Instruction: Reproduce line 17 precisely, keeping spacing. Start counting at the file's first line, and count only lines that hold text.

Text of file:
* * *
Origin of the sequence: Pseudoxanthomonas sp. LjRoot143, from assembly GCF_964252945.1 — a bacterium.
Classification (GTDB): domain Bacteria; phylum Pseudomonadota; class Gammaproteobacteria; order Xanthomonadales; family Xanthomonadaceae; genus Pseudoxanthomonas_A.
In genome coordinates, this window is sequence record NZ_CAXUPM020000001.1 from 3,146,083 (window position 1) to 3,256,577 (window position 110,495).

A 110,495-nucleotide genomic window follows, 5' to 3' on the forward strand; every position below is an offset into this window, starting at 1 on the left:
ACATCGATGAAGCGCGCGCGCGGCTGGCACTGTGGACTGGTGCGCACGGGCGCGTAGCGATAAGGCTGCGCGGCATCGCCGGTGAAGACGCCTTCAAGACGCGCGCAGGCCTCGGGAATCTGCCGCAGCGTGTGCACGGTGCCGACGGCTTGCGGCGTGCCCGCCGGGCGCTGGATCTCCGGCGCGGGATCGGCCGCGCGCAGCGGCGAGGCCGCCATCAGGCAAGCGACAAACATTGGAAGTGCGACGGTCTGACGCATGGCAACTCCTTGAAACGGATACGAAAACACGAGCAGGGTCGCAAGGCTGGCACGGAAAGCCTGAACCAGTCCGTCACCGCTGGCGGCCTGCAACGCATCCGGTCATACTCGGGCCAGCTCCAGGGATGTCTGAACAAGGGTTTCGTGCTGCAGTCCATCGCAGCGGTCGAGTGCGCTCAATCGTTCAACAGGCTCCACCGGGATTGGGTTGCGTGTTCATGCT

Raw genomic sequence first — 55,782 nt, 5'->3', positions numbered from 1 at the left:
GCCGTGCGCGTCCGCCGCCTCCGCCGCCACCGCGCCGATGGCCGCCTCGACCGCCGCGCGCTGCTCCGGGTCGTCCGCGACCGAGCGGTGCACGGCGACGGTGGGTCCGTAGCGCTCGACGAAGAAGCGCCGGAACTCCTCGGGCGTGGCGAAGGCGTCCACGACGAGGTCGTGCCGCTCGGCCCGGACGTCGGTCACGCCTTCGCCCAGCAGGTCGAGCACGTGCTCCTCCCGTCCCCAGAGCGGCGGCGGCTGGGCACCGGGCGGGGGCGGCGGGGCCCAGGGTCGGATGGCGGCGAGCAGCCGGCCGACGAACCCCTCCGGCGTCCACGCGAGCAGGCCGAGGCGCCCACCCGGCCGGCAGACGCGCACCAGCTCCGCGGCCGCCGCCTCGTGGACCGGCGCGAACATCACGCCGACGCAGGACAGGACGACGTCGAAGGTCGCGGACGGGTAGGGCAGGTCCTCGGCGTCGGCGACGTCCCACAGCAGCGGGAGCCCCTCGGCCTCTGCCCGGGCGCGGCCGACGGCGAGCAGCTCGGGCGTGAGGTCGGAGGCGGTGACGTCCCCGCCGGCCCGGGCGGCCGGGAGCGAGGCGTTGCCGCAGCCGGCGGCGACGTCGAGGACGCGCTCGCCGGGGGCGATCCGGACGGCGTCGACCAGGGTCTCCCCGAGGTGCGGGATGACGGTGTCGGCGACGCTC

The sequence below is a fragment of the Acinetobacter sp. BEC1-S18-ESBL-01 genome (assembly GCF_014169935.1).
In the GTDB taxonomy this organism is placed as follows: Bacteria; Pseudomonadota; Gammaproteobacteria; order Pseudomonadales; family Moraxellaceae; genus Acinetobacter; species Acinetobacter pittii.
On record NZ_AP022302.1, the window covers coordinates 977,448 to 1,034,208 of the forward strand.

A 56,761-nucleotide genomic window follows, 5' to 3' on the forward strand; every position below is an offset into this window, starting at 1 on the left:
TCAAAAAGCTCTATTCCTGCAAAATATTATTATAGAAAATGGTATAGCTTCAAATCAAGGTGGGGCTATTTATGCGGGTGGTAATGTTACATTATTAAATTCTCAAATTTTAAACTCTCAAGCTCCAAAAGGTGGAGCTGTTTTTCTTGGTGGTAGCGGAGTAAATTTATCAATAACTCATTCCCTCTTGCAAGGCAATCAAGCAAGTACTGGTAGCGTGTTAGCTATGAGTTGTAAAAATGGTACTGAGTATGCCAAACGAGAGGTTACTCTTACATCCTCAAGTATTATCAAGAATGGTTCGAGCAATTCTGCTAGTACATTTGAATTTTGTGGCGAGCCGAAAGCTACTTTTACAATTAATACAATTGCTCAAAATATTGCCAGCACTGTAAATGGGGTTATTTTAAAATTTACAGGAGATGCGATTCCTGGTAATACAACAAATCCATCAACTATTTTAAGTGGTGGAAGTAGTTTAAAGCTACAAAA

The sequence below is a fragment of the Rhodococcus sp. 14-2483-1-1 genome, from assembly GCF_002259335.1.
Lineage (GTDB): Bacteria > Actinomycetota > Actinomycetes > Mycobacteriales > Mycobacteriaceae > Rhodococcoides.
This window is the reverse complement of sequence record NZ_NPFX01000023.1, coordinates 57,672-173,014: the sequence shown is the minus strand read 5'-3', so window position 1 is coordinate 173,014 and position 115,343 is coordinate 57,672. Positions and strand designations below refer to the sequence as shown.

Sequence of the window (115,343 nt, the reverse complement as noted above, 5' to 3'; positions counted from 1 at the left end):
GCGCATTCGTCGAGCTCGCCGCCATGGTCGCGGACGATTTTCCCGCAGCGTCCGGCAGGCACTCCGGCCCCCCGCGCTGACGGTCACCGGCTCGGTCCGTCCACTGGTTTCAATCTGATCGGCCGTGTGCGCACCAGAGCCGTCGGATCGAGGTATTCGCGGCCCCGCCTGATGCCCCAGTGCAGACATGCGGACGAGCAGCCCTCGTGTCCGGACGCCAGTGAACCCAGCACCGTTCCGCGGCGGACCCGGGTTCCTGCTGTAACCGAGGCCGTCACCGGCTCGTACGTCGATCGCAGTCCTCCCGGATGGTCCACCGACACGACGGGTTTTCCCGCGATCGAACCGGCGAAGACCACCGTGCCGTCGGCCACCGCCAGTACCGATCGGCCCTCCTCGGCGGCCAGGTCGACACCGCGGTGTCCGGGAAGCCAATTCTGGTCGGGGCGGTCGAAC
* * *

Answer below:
GCGCATTCGTCGAGCTCGCCGCCATGGTCGCGGACGATTTTCCCGCAGCGTCCGGCAGGCACTCCGGCCCCCCGCGCTGACGGTCACCGGCTCGGTCCGTCCACTGGTTTCAATCTGATCGGCCGTGTGCGCACCAGAGCCGTCGGATCGAGGTATTCGCGGCCCCGCCTGATGCCCCAGTGCAGACATGCGGACGAGCAGCCCTCGTGTCCGGACGCCAGTGAACCCAGCACCGTTCCGCGGCGGACCCGGGTTCCTGCTGTAACCGAGGCCGTCACCGGCTCGTACGTCGATCGCAGTCCTCCCGGATGGTCCACCGACACGACGGGTTTTCCCGCGATCGAACCGGCGAAGACCACCGTGCCGTCGGCCACCGCCAGTACCGATCGGCCCTCCTCGGCGGCCAGGTCGACACCGCGGTGTCCGGGAAGCCAATTCTGGTCGGGGCGGTCGAAC